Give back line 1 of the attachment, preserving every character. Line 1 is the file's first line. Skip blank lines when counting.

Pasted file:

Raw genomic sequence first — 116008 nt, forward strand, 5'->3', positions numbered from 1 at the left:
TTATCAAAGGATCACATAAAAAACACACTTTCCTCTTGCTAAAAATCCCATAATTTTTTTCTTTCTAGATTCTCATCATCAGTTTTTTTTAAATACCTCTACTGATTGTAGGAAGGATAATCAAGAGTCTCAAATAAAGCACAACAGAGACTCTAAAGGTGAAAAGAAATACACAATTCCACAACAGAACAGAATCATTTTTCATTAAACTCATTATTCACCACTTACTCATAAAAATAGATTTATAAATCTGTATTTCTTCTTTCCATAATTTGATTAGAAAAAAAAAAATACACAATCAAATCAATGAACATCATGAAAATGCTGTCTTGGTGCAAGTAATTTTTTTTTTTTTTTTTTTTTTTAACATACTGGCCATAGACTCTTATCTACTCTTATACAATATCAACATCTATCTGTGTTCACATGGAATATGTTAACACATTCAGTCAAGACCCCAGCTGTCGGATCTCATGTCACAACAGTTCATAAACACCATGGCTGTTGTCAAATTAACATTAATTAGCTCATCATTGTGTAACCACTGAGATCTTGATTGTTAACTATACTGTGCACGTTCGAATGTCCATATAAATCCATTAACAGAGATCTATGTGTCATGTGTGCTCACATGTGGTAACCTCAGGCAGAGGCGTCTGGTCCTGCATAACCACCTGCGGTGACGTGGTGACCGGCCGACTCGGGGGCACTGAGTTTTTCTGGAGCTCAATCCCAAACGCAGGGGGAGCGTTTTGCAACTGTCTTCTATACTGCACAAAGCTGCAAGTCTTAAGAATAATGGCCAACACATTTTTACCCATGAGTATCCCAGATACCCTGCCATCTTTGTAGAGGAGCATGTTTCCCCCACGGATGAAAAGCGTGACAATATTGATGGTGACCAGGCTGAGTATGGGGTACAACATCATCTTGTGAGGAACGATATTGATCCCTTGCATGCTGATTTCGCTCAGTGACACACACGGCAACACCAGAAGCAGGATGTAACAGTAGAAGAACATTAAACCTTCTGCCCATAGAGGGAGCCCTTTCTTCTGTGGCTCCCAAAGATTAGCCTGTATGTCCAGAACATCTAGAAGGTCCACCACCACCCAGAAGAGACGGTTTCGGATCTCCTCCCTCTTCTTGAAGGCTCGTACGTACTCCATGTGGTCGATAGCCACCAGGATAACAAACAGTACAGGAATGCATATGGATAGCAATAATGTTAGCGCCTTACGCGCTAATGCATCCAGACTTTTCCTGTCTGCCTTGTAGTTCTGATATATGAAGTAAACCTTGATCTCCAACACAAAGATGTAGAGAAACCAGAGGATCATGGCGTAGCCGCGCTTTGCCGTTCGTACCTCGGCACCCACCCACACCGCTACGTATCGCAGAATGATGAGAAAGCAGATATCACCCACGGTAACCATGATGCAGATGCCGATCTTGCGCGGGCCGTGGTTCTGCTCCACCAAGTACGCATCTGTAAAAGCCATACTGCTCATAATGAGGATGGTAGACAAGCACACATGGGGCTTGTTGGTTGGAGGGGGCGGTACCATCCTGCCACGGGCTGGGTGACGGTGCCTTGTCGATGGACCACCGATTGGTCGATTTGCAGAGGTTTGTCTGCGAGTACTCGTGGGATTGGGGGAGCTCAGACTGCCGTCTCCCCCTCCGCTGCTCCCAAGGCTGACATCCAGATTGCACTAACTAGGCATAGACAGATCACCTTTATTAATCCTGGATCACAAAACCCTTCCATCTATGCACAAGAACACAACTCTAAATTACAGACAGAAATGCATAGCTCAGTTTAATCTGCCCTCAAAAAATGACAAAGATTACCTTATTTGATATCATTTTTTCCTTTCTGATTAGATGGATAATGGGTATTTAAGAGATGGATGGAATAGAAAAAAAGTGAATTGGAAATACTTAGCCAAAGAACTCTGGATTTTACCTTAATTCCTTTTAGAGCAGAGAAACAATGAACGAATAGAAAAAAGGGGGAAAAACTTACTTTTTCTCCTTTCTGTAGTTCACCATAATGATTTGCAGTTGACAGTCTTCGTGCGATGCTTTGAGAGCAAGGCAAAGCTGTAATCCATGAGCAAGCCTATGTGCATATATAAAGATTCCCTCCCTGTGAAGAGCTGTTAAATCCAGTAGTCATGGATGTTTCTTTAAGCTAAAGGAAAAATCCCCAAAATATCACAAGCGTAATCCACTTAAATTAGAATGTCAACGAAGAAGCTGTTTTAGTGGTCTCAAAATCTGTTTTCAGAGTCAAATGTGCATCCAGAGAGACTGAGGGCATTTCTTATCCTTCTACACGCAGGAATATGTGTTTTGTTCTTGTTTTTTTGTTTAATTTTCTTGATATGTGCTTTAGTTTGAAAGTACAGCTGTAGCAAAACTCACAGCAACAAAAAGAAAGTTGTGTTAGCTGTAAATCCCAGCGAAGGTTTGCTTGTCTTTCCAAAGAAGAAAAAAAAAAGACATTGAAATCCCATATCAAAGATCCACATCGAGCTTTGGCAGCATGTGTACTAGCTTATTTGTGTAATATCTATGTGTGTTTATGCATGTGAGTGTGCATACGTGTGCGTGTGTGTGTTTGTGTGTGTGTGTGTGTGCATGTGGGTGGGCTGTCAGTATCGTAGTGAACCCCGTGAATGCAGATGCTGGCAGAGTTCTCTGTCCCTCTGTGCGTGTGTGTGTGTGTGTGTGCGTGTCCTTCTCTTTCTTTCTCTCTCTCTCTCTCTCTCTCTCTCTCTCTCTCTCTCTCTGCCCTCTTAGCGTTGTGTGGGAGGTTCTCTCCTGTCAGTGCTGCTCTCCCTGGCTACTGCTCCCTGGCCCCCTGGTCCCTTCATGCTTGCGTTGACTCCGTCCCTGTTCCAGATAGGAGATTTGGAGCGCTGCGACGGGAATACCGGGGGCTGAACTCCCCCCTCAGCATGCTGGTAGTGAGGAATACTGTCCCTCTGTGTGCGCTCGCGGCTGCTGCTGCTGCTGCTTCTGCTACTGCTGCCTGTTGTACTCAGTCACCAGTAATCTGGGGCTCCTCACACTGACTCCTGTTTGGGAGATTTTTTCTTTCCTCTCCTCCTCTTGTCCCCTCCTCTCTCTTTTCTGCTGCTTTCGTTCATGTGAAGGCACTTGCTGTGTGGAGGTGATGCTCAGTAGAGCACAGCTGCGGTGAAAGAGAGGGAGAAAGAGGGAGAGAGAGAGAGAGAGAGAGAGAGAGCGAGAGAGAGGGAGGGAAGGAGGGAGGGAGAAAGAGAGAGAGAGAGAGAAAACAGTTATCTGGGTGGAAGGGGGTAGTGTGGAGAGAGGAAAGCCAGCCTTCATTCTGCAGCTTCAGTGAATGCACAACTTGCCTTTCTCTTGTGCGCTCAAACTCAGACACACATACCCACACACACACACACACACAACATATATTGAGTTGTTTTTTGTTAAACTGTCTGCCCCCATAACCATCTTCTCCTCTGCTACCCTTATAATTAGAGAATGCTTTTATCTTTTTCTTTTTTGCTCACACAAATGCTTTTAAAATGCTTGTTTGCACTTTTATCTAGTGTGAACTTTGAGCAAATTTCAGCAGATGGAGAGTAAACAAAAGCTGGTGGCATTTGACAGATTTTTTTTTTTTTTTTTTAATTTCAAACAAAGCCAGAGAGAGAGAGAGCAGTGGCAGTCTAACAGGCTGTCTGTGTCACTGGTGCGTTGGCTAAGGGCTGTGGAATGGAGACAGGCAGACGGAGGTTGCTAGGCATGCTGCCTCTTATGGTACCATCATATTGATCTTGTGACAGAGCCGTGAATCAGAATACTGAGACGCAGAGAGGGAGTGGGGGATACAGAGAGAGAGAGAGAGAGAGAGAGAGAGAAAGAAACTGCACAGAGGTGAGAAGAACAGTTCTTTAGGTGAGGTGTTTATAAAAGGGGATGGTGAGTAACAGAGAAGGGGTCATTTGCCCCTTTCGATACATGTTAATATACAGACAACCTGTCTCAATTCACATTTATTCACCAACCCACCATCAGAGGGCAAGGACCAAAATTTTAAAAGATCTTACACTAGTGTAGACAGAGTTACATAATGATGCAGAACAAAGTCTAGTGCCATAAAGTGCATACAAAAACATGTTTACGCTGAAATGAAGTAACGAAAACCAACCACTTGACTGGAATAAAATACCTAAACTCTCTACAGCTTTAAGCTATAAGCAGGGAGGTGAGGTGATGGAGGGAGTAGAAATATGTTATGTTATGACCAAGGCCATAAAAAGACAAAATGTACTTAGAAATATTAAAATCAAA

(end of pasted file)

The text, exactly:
Raw genomic sequence first — 116008 nt, forward strand, 5'->3', positions numbered from 1 at the left: